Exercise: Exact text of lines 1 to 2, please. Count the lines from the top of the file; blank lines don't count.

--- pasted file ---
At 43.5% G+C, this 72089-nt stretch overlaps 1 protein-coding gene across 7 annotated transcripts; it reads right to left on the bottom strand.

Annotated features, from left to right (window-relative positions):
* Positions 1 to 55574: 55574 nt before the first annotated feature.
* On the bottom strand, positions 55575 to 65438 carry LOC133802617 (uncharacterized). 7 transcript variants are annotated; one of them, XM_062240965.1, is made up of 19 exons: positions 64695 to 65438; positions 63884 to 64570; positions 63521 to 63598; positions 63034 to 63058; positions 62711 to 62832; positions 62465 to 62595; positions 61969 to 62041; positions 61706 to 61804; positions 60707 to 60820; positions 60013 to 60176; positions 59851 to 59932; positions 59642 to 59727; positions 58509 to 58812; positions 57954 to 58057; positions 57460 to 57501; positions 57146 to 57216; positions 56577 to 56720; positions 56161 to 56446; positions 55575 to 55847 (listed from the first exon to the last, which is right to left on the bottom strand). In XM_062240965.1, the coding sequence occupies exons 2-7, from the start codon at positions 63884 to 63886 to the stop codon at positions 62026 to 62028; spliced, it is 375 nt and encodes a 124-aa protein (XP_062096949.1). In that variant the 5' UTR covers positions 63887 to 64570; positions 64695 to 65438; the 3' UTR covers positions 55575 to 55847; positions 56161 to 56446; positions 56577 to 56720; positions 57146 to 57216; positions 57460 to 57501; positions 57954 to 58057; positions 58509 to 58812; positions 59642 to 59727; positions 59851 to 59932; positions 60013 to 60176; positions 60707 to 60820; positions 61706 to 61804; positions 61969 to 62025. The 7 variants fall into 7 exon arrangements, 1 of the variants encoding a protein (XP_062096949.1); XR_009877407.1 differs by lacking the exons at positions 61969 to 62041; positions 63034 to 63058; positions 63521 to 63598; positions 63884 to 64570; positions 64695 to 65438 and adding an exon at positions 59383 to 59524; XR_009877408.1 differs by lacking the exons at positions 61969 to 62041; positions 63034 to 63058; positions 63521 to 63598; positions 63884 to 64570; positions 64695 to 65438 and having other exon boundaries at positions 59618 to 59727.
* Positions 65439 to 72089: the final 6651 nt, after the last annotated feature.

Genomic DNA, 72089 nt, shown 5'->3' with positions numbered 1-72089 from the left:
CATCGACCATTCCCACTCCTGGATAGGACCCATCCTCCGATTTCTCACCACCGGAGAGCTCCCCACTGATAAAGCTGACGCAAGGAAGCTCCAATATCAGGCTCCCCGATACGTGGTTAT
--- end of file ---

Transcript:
At 43.5% G+C, this 72089-nt stretch overlaps 1 protein-coding gene across 7 annotated transcripts; it reads right to left on the bottom strand.

Annotated features, from left to right (window-relative positions):